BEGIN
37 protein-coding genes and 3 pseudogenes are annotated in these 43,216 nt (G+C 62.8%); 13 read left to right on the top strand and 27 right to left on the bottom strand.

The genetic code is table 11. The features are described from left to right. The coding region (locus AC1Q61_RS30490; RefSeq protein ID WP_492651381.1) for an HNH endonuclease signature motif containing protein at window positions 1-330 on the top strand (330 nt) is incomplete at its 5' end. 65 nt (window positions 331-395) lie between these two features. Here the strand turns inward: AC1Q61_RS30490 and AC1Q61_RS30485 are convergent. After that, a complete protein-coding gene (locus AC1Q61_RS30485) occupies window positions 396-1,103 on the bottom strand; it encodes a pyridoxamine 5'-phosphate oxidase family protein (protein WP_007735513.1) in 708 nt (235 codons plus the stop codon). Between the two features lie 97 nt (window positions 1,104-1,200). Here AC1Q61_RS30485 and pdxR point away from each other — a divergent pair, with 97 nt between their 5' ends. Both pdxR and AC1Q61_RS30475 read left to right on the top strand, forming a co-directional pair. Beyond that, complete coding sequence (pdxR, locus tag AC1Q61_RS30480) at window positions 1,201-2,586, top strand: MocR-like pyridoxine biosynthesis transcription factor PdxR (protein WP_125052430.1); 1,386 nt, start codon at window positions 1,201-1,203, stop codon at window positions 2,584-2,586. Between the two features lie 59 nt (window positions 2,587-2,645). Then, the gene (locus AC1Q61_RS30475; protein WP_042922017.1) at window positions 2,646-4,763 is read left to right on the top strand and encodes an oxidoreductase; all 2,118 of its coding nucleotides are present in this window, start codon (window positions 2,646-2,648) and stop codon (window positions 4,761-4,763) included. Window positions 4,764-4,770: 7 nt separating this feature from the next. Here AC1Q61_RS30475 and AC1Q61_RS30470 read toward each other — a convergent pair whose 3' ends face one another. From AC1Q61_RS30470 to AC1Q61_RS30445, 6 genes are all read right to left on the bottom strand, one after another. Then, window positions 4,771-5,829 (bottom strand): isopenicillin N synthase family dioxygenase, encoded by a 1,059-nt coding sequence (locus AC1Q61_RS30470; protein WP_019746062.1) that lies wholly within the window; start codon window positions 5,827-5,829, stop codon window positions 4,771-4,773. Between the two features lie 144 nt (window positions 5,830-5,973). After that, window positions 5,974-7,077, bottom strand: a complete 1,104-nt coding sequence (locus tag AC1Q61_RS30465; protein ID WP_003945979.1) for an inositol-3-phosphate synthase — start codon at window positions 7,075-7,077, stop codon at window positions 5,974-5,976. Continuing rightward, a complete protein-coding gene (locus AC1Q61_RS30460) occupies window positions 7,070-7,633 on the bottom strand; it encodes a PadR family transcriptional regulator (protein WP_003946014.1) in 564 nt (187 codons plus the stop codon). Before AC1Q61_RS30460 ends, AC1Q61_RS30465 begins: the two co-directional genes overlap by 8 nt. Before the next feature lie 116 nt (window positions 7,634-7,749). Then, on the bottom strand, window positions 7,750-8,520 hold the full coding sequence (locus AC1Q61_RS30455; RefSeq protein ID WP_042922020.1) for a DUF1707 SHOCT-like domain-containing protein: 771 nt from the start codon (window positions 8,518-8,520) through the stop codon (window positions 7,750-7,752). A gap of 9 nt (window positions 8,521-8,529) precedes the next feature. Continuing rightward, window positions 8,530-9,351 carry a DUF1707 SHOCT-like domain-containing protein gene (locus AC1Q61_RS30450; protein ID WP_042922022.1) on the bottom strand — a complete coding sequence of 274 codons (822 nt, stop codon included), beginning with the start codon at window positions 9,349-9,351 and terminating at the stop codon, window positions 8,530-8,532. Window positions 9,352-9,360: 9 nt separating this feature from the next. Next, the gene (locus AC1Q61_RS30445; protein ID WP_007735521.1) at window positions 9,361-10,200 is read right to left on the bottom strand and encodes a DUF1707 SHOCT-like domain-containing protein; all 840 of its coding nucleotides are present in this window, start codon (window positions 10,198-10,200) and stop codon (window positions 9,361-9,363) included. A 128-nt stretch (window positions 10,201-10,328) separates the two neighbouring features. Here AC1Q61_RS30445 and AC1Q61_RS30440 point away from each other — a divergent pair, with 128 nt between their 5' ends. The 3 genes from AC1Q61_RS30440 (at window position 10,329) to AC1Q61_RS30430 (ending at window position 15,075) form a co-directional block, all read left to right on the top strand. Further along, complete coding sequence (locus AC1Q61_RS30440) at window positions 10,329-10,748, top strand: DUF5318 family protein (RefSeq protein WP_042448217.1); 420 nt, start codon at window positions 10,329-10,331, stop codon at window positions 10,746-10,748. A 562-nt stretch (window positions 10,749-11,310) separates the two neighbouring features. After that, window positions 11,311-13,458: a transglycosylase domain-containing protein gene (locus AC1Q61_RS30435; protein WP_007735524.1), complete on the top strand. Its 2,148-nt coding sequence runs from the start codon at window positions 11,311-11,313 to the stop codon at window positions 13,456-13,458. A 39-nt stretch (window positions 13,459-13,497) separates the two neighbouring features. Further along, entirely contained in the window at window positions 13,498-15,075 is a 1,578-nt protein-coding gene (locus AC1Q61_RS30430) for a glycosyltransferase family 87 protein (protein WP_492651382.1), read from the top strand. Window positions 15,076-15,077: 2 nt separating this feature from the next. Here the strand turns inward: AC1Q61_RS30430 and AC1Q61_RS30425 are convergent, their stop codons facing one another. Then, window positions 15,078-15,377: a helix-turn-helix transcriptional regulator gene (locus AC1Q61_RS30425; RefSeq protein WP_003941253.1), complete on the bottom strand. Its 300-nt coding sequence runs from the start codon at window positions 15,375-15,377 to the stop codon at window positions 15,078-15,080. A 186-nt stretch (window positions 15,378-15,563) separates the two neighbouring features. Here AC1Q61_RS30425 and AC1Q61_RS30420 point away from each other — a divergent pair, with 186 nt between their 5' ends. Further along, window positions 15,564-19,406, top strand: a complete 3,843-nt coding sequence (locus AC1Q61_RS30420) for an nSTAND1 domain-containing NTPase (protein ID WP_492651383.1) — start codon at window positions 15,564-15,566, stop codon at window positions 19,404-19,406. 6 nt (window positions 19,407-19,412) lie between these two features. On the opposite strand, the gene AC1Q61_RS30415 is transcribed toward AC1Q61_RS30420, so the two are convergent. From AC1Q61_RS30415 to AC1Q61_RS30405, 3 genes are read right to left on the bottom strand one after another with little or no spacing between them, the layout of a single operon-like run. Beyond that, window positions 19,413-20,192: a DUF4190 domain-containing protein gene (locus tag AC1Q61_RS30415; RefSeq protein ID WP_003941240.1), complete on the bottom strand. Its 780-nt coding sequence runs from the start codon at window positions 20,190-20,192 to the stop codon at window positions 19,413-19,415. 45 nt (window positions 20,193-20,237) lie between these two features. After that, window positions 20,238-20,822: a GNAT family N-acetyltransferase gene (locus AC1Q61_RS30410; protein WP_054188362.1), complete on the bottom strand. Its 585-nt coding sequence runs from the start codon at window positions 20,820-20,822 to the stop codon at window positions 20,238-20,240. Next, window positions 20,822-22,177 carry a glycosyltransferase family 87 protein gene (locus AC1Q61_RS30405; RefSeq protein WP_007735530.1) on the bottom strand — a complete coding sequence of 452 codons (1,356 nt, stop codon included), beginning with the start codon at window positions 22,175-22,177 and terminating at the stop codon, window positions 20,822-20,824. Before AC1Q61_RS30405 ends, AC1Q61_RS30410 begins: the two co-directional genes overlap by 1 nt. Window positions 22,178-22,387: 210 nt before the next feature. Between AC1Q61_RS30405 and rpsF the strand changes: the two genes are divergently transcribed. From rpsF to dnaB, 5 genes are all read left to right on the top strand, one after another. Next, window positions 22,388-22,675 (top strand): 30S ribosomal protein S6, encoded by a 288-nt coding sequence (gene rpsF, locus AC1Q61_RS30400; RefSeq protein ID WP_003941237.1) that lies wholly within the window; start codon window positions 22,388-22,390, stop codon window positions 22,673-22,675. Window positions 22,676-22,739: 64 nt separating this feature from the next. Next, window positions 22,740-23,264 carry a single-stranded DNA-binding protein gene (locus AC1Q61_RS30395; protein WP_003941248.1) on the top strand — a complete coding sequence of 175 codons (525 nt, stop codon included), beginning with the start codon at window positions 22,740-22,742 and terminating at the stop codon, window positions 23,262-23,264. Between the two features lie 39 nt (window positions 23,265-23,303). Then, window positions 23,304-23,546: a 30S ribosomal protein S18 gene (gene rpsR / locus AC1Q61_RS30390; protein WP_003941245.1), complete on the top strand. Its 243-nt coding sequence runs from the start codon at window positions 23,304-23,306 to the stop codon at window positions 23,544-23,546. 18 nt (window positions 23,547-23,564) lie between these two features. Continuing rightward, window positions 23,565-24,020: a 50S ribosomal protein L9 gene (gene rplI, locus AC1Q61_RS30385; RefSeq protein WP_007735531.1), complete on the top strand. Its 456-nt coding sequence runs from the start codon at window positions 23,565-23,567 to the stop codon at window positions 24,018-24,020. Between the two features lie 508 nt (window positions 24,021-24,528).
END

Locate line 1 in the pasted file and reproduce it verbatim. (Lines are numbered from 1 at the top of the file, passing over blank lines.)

37 protein-coding genes and 3 pseudogenes are annotated in these 43,216 nt (G+C 62.8%); 13 read left to right on the top strand and 27 right to left on the bottom strand.